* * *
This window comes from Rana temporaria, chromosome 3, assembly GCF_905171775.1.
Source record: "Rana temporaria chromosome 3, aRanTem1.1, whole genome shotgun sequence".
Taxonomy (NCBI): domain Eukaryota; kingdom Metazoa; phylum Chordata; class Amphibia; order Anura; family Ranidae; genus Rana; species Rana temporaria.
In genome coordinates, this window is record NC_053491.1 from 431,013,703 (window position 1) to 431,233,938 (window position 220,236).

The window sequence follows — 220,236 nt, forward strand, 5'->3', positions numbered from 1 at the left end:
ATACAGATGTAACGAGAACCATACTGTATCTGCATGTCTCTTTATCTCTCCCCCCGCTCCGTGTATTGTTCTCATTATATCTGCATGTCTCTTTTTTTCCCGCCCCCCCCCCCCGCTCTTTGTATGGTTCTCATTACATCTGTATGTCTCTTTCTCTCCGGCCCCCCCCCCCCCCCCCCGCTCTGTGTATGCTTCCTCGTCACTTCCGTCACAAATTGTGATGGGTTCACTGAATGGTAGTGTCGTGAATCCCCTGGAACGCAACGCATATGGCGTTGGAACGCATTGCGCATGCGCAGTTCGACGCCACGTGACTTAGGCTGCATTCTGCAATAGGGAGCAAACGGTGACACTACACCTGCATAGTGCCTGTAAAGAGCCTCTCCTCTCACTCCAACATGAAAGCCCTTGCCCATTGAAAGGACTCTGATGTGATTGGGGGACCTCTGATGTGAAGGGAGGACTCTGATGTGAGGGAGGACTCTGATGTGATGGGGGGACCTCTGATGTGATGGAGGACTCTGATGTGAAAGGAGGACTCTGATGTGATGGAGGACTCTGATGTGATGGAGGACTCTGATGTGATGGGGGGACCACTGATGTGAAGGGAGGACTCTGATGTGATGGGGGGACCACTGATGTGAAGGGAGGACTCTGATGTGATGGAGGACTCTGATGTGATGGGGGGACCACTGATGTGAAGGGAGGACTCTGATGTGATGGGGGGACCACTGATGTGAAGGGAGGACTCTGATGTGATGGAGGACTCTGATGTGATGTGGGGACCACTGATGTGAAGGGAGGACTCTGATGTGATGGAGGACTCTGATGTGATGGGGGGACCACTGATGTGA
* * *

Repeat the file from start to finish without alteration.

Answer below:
This window comes from Rana temporaria, chromosome 3, assembly GCF_905171775.1.
Source record: "Rana temporaria chromosome 3, aRanTem1.1, whole genome shotgun sequence".
Taxonomy (NCBI): domain Eukaryota; kingdom Metazoa; phylum Chordata; class Amphibia; order Anura; family Ranidae; genus Rana; species Rana temporaria.
In genome coordinates, this window is record NC_053491.1 from 431,013,703 (window position 1) to 431,233,938 (window position 220,236).

The window sequence follows — 220,236 nt, forward strand, 5'->3', positions numbered from 1 at the left end:
ATACAGATGTAACGAGAACCATACTGTATCTGCATGTCTCTTTATCTCTCCCCCCGCTCCGTGTATTGTTCTCATTATATCTGCATGTCTCTTTTTTTCCCGCCCCCCCCCCCCGCTCTTTGTATGGTTCTCATTACATCTGTATGTCTCTTTCTCTCCGGCCCCCCCCCCCCCCCCCCGCTCTGTGTATGCTTCCTCGTCACTTCCGTCACAAATTGTGATGGGTTCACTGAATGGTAGTGTCGTGAATCCCCTGGAACGCAACGCATATGGCGTTGGAACGCATTGCGCATGCGCAGTTCGACGCCACGTGACTTAGGCTGCATTCTGCAATAGGGAGCAAACGGTGACACTACACCTGCATAGTGCCTGTAAAGAGCCTCTCCTCTCACTCCAACATGAAAGCCCTTGCCCATTGAAAGGACTCTGATGTGATTGGGGGACCTCTGATGTGAAGGGAGGACTCTGATGTGAGGGAGGACTCTGATGTGATGGGGGGACCTCTGATGTGATGGAGGACTCTGATGTGAAAGGAGGACTCTGATGTGATGGAGGACTCTGATGTGATGGAGGACTCTGATGTGATGGGGGGACCACTGATGTGAAGGGAGGACTCTGATGTGATGGGGGGACCACTGATGTGAAGGGAGGACTCTGATGTGATGGAGGACTCTGATGTGATGGGGGGACCACTGATGTGAAGGGAGGACTCTGATGTGATGGGGGGACCACTGATGTGAAGGGAGGACTCTGATGTGATGGAGGACTCTGATGTGATGTGGGGACCACTGATGTGAAGGGAGGACTCTGATGTGATGGAGGACTCTGATGTGATGGGGGGACCACTGATGTGA